NOTE: Our plants ship as bare root plants, and are dug fresh to order during the dormant season.

Easy Ferns To Grow

With our easy-to-grow native ferns, there's no reason not to have this lush green plant in your garden! Native ferns are an elegant addition to any landscape, but many homeowners avoid them because they're difficult to care for. They require high levels of humidity and shady conditions. We have created easy-to-grow native fern plant selections that thrive in the average home or office environment! Our NY Fern is so simple it's almost foolproof. Just mist the plant twice a day with water from your sink sprayer, place it in indirect sunlight and enjoy its beautiful fronds year round! You'll never have to worry about killing off this beautiful plant again!

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Easy Ferns To Grow

 Christmas Ferns, New York and Maidenhair Ferns are the Easiest To Grow

 

Learning to grow ferns indoors and outdoors is a fantastic way to enjoy having a green thumb at any time of the year. This article will teach you all need to know about growing the Christmas Fern, the New York Fern, and the Maidenhair Fern. 

 

The Christmas Fern

 The Christmas ferns, (Polystichum Acrostichoides) are a fern that grows in zones 3 through 9. This specific fern earns its name because some parts stay green all year round with dark green fronds (leaves) that reach an impressive three feet tall and up to 4 inches wide. Meaning, this beautiful plant brings color and life to the garden or lawn, while others lie dormant in the winter.

 

Growing Christmas Fern Outdoors

 Growing outdoor Christmas Ferns demand very little time. They do best in an area with little shade or a completely shaded area, but they can also manage just fine getting a little bit of sun. This makes the placement of the fern so much easier than other traditional plants. Like many other outdoor types, these ferns thrive in moist, well-drained soil that is high in organic matter. 

 

Note: Make sure to plant Christmas fern in the early spring after frosty weather is no longer a threat.

 

 Place the plants 18 inches apart and deep enough that the roots won't overcrowd. After planting, make sure to add a 4-inch layer of bark, mulch, or pine needles to help the plants retain moisture and protect them from the elements.

 

Outdoor Christmas Fern Care

 It is pretty easy to take care of the Christmas ferns. They should be watered once a week, or check them often to ensure the soil is consistently moist but be careful not to overwater them*. A light application of acidic granular fertilizer is applied around the base of the fern the second spring after the initial planting, then every year after.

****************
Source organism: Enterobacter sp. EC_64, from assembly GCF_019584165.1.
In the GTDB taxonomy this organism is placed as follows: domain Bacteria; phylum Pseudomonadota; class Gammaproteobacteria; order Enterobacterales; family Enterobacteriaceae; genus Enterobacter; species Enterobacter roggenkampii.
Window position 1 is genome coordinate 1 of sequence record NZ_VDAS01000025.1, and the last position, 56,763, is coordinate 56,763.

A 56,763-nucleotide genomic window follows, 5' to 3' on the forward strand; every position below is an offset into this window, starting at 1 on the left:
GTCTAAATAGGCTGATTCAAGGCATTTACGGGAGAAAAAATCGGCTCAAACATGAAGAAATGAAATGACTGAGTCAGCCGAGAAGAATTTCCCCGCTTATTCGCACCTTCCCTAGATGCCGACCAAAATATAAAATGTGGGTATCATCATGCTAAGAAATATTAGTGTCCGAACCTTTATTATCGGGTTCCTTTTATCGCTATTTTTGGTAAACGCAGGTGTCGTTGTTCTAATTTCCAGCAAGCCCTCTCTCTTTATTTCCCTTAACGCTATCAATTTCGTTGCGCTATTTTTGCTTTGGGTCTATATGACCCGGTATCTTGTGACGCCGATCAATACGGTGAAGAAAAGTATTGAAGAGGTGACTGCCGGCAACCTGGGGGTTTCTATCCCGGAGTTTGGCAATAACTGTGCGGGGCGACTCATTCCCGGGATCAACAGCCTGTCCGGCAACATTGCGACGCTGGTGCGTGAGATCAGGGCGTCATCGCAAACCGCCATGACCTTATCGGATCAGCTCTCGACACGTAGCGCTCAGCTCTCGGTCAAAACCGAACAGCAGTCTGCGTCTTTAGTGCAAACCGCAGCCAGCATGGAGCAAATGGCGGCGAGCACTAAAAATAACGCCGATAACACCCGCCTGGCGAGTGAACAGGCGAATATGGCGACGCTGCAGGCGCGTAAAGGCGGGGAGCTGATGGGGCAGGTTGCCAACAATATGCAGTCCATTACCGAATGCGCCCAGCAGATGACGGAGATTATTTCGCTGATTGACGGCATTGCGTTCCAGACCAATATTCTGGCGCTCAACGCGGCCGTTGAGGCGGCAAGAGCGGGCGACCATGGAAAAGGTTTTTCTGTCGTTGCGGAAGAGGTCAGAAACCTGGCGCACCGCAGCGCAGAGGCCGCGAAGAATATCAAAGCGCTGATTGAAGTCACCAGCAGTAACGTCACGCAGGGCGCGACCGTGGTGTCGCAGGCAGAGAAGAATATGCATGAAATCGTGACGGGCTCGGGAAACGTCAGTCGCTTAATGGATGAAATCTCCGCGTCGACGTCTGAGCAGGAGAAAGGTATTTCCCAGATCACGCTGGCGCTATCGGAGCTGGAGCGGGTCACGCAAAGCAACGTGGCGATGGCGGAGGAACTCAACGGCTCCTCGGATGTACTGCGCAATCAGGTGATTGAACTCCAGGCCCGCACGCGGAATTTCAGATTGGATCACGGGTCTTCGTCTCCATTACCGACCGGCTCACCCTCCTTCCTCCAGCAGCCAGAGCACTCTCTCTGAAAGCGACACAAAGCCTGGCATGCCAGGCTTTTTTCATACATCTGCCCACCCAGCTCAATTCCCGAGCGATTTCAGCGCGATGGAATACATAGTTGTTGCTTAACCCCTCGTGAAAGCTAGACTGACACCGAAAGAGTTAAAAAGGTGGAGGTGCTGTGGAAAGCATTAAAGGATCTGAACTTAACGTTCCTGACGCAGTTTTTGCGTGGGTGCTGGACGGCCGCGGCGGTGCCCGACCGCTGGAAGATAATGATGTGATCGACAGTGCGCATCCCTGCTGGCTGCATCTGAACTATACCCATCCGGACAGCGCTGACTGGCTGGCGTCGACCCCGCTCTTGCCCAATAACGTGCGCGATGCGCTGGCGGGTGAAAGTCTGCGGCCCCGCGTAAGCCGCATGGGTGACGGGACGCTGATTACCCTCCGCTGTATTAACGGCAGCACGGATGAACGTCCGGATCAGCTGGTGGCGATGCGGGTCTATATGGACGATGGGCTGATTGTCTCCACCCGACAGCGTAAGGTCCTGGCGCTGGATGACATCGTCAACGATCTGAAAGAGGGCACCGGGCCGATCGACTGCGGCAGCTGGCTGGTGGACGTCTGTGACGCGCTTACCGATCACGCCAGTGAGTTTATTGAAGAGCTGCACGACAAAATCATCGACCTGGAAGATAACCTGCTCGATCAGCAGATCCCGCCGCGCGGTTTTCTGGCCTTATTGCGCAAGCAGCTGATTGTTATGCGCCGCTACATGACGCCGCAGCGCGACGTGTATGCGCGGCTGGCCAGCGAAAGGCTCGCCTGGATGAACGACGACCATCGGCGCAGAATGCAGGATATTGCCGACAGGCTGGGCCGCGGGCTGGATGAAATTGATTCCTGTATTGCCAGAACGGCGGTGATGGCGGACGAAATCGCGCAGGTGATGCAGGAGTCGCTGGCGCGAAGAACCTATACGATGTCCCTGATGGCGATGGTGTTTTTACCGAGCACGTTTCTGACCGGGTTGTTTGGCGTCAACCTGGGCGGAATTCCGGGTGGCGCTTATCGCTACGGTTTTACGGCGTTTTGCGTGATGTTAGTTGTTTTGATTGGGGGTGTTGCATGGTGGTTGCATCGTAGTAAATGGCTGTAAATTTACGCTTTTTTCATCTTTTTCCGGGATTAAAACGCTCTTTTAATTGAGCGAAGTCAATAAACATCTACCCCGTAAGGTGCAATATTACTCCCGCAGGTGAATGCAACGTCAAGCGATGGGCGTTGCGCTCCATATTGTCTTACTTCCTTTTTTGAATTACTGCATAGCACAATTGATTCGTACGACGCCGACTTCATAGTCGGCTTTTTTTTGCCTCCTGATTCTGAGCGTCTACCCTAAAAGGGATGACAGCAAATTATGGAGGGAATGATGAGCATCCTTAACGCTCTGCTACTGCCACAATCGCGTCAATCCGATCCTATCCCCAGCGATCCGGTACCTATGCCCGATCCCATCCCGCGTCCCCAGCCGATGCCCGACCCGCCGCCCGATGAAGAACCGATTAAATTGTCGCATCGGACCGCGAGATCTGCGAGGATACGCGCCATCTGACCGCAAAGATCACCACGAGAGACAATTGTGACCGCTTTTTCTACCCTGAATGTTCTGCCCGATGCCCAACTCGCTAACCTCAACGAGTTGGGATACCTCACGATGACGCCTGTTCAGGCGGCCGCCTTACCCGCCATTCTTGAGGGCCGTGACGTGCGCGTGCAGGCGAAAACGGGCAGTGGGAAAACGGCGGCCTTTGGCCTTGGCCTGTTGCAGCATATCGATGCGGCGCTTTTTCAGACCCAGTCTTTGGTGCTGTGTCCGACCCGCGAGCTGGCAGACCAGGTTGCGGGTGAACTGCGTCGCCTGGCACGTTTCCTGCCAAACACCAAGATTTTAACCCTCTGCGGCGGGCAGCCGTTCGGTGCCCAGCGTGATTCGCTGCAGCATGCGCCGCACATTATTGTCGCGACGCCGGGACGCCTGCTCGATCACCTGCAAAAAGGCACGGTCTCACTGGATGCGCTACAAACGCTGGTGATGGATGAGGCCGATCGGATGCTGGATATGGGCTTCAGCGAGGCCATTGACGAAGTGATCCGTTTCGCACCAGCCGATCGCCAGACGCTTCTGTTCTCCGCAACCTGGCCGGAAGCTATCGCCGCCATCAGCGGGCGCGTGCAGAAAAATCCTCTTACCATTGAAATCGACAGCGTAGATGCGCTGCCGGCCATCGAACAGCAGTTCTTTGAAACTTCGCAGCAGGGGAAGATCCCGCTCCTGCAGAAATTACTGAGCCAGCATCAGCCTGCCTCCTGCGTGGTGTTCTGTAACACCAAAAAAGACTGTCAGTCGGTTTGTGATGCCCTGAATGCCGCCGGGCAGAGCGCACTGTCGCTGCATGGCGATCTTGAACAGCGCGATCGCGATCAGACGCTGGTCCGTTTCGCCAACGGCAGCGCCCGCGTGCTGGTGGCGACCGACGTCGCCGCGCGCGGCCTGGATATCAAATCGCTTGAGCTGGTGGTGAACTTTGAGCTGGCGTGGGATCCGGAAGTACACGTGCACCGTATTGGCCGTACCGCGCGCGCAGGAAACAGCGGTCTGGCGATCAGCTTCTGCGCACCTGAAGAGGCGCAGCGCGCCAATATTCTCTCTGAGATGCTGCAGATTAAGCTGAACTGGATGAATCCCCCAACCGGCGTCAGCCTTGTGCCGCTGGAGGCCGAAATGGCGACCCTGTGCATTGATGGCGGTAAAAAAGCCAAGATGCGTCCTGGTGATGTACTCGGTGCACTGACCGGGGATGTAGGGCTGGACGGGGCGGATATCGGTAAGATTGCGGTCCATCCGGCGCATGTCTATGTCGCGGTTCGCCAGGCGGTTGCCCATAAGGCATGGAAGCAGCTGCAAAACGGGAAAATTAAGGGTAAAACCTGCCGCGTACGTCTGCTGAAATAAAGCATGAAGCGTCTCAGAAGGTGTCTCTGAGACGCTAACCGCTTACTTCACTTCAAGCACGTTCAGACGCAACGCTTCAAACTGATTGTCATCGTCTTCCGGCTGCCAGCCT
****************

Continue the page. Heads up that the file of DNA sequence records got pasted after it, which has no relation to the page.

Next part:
*The first sign that any fern is overwatered is usually wilted or yellowing of the leaves

 

 

The New York Ferns

 The New York ferns (Thelypteris Noveboracensis) are a wild-growing perennial native and found all through the Eastern United States. This plant's home is primarily in the forest and is seen along the banks of streams and rivers. As stated before, ferns love the water. Placing ferns where other plants in your garden won't thrive due to moisture is something to think about.

 

 The New York fern has fronds that are a yellowish-green color and grow up to two feet tall. Twice divided, the leaflets give the New York fern a light and airy appearance and support toads as well as helps fill in gaps of woodland gardens where plants won't grow.

 

The New York Ferns Care

 The care of the New York Ferns is about the same as the Christmas ferns, except that it thrives better outdoors. Once the placement is established in a naturally and exceptionally moist area, the New York Ferns will thrive. You can divide the roots to thin them out or spread the plants out further throughout the garden.

 

 

The Maidenhair Ferns

 Maidenhair ferns (Adiantum spp)make beautiful additions to gardens with many shades and bright, indirect places near the home. Their color is a light gray-green, with feather-like foliage. 

 

Growing Maidenhair Ferns

 Growing Maidenhair Ferns, much like the other two, are pretty simple to grow. The North American native plant makes an outstanding addition to a group of plants or on its own. As long as the ground stays moist, make sure it stays well-drained and will thrive. 

 

 Names of other species of this plant are

  • Southern Maidenhair
  • Rosy Maidenhair
  • Western Maidenhair
  • Silver Dollar Maidenhair
  • Northern Maidenhair